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Though in terms of global importance Egypt cannot compare to either China or the Soviet Union, the subjects of other recent works published by Frank Cass in which former senior Israeli officials have chronicled their experiences representing the Jewish state in the diplomatic arena,(1) the importance of Egypt as a ‘pivotal state’ in the Near East cannot be exaggerated.
The flight of Jews out of Nazi Germany has been the subject of much attention. Virtually every country that witnessed the entry of Jews in the 1930s has had its experiences discussed in at least one book.(1) Britain is no exception.
If one saw a wrong being committed in public, should one intervene? This basic moral question is at the heart of a significant body of Muslim scholarship, and forms the topic of Michael Cook's eminently learned and comprehensive study.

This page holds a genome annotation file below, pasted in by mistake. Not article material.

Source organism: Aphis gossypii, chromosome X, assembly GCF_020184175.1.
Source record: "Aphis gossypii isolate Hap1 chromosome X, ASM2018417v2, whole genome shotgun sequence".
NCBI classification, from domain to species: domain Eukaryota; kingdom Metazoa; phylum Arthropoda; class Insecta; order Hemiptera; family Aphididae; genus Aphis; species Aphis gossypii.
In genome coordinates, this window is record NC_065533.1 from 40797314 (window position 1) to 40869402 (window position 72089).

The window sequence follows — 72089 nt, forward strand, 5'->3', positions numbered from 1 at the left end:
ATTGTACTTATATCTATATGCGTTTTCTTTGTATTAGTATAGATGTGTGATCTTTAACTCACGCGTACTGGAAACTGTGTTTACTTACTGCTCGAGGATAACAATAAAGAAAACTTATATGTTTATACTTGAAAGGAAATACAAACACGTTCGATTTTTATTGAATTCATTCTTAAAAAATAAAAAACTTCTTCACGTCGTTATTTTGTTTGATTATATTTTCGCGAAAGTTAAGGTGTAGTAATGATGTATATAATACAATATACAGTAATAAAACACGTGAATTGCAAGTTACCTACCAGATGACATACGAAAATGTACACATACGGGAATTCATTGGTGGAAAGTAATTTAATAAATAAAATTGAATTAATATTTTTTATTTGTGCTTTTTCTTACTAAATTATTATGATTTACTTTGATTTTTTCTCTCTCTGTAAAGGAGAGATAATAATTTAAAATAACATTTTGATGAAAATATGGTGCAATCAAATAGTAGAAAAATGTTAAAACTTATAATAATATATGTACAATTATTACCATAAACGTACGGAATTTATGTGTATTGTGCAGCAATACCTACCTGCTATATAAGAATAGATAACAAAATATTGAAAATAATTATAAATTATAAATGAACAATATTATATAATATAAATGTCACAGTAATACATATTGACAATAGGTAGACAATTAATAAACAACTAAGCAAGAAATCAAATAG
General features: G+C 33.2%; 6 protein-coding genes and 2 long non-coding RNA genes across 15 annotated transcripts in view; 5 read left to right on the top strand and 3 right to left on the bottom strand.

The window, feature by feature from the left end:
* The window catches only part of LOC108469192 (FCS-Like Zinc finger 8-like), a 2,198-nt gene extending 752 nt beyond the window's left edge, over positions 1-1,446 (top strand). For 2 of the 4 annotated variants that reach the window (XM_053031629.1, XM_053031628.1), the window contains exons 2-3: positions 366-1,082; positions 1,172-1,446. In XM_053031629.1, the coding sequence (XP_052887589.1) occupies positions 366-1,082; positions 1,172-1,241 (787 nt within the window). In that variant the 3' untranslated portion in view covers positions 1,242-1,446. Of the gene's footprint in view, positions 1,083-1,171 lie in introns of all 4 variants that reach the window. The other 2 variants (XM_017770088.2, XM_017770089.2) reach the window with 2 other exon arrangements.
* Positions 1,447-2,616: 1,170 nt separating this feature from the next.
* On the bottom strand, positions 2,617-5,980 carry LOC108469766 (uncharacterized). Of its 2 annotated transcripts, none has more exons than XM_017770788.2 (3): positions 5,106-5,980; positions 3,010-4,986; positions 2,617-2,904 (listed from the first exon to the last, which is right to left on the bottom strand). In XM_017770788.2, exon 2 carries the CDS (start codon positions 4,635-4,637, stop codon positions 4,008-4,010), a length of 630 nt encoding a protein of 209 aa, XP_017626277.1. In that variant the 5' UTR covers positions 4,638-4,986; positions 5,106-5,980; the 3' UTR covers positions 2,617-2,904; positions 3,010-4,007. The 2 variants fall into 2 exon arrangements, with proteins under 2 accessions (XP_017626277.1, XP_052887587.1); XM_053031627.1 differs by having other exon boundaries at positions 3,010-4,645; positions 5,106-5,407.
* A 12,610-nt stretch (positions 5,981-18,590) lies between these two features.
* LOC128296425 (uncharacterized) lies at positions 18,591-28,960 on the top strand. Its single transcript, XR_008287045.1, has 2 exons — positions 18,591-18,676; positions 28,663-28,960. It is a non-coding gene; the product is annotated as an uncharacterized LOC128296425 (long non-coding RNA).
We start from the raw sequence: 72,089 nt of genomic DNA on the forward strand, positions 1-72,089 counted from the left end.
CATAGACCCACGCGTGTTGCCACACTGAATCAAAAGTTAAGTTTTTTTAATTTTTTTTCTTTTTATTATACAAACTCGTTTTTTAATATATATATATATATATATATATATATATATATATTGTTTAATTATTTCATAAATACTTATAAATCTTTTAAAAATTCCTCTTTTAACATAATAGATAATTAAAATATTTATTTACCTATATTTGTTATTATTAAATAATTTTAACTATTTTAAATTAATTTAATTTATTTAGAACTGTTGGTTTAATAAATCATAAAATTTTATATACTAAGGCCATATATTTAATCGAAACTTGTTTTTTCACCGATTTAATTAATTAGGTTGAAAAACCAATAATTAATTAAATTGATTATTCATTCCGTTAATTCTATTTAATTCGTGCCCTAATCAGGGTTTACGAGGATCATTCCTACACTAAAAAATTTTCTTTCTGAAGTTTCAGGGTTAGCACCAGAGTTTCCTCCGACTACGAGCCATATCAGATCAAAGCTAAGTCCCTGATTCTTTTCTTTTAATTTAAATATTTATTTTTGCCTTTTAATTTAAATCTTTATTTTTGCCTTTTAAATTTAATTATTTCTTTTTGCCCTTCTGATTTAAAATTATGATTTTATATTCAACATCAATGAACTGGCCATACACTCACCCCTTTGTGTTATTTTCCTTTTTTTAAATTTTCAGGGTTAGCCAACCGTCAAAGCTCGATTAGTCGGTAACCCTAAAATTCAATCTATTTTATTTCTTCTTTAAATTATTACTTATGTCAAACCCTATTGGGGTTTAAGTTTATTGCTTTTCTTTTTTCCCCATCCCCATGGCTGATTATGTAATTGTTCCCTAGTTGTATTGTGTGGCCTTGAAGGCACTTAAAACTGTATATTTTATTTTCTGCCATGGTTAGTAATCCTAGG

How should we read the Crusades? The question begs a host of others, not least how do we read them, in the light of how we have read them in the past.
Few areas of historical enquiry resonate with such contemporary relevance as the Arab-Israeli conflict, and any scholar attempting a book on the subject is walking into a politically charged minefield. Historians enquiring after the 'truth' are accused of partisan bias: after all, they must either be supporters of Zionism or the Arab cause.
Until the early 1990s - the insistent writings of John Terraine notwithstanding - the campaign in Palestine in 1917 and 1918 was, more often than not, portrayed by historians and military commentators as perhaps the most attractive, significant and viable alternative to the carnage of the Western Front.